Tuesday, October 23, 2018

For Knitters Only


Unless you are a non-knitter who is bored or someone who has a little free time to fill.

I am finally making progress on the sweater I bought yarn for in 2014.  I think it might even fit, miracle of miracles.


 However, when I got to the sleeve cuffs, the instructions said to use the Kitchener bind off.


Oh sure.  I'm on three needles, y'all.  How the $%^&* does that work? Do I need six needles???  Why not just tell me to fly a plane while I'm at it?  I don't know how to do that either. 


Google to the rescue.  I found a video on using the Kitchener bind off in the round, which is what knitting on three needles actually is.  

For those knitters out there, here it is:


It is genius!  And easy, as long as you pay absolute attention to what you are doing.  I had a couple of spots where I couldn't tell what I had just done, because I looked away AT THE VIDEO while I was knitting.  Don't do that.  Watch it, bind off a few stitches, and watch again if you need to.

I don't understand the technical part of knitting, so I could never have created the Kitchener stitch in the first place, and whoever figured how to do it in the round must have, as my grandson claims about himself, a very big brain.  (He's right about that, says doting grandmother.)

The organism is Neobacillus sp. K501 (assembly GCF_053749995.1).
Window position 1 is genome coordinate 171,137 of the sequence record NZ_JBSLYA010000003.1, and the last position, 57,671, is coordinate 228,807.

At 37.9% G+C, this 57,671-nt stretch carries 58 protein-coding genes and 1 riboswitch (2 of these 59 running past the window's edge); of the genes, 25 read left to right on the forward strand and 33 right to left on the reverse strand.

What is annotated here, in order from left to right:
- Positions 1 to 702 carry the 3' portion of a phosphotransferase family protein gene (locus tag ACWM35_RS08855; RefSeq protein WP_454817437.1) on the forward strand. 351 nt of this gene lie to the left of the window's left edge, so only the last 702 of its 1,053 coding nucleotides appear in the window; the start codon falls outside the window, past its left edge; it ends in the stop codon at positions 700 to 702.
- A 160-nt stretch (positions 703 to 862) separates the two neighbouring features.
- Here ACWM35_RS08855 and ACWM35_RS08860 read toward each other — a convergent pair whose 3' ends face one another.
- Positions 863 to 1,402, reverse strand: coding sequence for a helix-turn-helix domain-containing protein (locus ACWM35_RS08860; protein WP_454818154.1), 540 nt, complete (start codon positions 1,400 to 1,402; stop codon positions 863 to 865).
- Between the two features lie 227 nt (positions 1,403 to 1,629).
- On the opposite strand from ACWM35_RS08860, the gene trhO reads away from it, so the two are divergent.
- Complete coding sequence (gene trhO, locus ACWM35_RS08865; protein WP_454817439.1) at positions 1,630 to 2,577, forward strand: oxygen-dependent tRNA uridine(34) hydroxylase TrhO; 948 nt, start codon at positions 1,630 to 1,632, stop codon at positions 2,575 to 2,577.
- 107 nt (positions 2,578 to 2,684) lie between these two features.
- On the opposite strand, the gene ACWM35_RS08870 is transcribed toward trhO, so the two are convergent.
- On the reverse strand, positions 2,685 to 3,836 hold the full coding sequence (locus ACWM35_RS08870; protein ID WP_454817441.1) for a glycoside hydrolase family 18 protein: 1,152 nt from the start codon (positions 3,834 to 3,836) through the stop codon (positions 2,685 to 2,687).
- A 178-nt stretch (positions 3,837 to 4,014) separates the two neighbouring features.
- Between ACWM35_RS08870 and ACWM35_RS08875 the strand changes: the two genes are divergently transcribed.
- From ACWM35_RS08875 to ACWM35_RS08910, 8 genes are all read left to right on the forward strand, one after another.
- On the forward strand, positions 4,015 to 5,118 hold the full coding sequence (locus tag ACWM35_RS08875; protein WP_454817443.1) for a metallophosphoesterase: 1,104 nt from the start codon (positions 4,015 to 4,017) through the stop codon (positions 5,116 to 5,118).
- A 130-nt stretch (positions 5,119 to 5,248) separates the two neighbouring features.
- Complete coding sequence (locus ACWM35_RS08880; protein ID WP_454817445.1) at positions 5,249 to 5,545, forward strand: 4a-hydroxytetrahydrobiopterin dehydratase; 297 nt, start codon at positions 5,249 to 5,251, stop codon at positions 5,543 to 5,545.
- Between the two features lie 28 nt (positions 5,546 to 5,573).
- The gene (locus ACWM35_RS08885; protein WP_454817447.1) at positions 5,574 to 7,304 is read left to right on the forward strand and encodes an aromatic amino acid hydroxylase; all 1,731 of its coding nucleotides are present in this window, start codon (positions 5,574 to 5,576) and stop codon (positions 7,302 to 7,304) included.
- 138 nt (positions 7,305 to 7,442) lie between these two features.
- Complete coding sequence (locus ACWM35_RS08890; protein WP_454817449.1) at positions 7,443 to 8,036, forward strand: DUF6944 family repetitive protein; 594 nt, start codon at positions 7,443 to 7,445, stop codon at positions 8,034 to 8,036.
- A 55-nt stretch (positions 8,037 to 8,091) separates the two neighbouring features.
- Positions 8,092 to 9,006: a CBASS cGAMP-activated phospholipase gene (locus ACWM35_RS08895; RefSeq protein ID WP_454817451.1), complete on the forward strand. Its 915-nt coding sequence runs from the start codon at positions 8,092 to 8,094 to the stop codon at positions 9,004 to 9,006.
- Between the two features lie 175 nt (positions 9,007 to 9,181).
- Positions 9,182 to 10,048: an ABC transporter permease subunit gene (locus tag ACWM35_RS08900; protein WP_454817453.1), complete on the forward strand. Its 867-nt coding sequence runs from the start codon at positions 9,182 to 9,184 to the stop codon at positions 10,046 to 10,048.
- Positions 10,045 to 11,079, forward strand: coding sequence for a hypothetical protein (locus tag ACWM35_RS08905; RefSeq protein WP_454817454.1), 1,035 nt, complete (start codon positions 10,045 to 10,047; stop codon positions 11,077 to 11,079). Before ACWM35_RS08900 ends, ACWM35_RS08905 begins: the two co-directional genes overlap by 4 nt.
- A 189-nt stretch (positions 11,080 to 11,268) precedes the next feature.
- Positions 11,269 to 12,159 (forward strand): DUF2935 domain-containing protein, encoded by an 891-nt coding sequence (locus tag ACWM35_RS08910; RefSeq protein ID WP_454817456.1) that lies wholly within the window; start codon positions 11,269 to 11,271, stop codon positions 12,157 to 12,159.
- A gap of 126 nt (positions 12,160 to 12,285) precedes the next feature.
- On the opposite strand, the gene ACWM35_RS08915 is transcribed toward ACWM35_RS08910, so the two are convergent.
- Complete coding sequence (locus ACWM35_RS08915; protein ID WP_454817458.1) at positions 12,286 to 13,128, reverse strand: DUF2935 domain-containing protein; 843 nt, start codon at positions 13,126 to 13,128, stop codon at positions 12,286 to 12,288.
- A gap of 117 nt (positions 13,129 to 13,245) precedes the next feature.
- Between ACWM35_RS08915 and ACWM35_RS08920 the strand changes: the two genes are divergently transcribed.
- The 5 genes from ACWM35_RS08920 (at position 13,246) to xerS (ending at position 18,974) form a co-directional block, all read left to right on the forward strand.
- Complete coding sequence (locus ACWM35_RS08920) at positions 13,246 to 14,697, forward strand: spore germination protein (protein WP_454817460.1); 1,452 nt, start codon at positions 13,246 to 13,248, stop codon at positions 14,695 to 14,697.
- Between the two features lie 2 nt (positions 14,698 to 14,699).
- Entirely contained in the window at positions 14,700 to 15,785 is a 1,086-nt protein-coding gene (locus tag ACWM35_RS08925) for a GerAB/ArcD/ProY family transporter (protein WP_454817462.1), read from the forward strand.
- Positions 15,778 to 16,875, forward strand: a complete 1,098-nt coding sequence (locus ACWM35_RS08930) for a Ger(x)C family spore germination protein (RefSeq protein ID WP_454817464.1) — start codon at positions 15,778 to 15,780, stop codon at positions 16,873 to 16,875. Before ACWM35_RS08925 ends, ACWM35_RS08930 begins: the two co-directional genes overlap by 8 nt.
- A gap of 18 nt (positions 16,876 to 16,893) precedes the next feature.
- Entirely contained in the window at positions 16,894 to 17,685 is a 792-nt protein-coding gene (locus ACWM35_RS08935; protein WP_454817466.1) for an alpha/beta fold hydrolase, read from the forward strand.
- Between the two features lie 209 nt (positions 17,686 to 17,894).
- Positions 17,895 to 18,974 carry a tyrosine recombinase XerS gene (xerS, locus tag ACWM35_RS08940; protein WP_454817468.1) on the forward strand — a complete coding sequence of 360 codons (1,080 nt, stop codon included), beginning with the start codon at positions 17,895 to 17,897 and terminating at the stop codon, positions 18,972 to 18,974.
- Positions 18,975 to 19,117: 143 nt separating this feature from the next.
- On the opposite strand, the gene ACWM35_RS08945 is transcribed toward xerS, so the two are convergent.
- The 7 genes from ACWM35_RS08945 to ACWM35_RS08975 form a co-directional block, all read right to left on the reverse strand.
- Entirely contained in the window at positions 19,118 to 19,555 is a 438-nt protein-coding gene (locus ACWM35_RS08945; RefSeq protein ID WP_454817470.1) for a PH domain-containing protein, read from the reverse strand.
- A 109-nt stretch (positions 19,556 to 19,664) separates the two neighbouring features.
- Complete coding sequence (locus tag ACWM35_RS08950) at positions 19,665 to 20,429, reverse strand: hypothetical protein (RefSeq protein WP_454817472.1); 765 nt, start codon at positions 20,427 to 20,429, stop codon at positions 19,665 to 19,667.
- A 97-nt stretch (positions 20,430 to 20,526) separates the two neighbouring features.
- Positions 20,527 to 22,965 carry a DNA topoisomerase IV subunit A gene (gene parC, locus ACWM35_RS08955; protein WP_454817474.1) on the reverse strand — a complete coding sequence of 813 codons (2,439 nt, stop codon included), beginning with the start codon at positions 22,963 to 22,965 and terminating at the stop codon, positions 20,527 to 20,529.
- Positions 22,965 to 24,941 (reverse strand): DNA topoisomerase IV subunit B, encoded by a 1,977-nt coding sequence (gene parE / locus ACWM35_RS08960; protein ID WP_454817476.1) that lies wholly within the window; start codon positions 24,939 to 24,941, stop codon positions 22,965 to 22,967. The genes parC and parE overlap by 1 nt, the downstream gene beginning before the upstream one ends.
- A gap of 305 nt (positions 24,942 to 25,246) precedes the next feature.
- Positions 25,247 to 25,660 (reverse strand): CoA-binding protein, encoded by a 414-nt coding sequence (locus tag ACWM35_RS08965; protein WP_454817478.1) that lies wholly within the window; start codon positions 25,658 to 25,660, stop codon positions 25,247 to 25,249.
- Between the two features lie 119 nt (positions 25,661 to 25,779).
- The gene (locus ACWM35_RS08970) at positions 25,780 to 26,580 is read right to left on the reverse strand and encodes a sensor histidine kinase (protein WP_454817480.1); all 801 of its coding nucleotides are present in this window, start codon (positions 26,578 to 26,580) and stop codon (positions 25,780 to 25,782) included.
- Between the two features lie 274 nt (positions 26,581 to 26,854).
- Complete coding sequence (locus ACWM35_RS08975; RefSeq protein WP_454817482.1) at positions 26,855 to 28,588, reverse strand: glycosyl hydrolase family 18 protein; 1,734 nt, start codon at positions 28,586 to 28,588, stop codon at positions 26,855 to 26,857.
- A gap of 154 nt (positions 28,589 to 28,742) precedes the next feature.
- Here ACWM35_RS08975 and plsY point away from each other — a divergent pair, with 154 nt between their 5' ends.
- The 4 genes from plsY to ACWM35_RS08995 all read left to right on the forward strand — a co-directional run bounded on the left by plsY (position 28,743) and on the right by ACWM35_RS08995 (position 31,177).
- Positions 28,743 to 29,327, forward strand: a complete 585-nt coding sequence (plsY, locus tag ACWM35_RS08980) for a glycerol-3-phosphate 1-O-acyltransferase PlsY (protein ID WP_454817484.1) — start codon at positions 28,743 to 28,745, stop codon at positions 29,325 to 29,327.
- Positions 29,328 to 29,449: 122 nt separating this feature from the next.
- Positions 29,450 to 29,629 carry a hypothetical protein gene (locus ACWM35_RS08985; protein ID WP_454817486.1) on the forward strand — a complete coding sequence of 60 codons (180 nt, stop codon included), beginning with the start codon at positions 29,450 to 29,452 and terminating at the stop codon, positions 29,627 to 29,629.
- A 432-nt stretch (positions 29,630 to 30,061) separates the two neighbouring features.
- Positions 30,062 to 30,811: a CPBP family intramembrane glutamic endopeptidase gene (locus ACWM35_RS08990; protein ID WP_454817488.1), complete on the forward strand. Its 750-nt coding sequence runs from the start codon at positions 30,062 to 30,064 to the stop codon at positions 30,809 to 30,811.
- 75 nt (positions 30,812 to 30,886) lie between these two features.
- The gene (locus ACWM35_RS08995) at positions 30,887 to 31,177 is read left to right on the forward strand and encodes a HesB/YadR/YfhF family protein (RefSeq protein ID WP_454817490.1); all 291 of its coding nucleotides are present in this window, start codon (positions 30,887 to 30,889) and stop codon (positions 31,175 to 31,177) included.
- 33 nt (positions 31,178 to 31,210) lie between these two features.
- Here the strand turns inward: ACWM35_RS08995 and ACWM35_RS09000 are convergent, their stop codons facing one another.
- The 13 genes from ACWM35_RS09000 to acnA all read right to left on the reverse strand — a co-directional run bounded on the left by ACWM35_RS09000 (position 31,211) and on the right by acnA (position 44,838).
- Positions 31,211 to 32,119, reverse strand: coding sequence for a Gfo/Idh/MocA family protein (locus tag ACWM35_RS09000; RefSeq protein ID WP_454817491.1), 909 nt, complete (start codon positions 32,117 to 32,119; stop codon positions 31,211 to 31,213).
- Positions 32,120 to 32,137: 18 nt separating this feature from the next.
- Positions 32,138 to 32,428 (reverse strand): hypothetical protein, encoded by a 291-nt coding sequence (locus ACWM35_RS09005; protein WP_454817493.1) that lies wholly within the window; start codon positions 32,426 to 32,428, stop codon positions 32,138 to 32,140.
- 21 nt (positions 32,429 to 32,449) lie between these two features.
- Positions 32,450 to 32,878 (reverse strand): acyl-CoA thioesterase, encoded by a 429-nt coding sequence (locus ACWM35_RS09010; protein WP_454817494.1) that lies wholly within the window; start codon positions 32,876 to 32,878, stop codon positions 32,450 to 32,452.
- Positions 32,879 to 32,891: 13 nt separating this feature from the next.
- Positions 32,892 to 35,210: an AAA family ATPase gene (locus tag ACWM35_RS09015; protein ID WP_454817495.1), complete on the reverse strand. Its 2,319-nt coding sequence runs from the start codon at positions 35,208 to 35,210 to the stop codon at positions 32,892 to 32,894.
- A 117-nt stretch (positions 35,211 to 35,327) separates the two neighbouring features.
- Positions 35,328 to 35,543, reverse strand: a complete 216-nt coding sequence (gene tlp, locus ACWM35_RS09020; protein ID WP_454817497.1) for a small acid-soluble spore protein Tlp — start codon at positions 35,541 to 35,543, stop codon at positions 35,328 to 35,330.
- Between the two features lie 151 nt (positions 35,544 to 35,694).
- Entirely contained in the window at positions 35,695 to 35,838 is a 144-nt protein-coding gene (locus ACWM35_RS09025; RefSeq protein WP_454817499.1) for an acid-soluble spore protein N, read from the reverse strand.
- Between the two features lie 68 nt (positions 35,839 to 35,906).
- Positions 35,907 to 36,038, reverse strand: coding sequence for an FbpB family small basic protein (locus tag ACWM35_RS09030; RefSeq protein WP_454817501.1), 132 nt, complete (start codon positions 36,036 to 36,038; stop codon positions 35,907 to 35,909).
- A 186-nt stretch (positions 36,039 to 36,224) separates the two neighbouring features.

My finished result.  Not as smooth and perfect as the bind off in the video, but this is only my first attempt.  I have one sleeve to go.  Which I now must knit.





Thursday, October 18, 2018

I Baked!


I made oatmeal raisin cookies yesterday.  I almost never bake,  even when my grandchildren are here.  Youngest granddaughter loves to bake (she's 10) so I stand back and let her do it all.  She made cupcakes the last time she was here, using flat-bottomed ice cream cones for the baking cups.  

I buy cookies ready-made from the store.  I figure if I bake them, I'll eat them, so I buy them. And then eat them.  I might as well make my own.




Aren't they pretty? I used the recipe on the inside lid of the Quaker Oats container.



I had hoped that they wouldn't be as sweet as the store-bought cookies, but they are.  They are too sweet for me, so my husband will have to eat them all.

He won't mind.


On another topic, does anyone else love Abbott and Costello?  I came across video clips of them on You Tube where I was watching a cat video, as one does.  I remember them from when I was a kid. They were funny then, and they are funny now, in the old videos I mean, since they are dead now.  Poor Costello died in his fifties, and Abbott in his seventies.




This is their most famous bit:  Who's On First?

There are many, many more.  

Sunday, October 14, 2018

Hmmmm...


I might be making an ugly sweater.  



I bought the yarn in 2014, started another pattern twice, and am this far on my first attempt on the second pattern.  

It's supposed to look like this when it's finished:




It's The Weekender by Andrea Mowry, and I'm making it from Brooklyn Tweed's Shelter, which, I tell you, I will never knit with again.  It is beautiful, I love the rustic feel and look of it, and it's woolen spun so it's light as air, but it BREAKS.  Tug a little to pull the yarn through a stitch, and it BREAKS.  Pain in the you know where.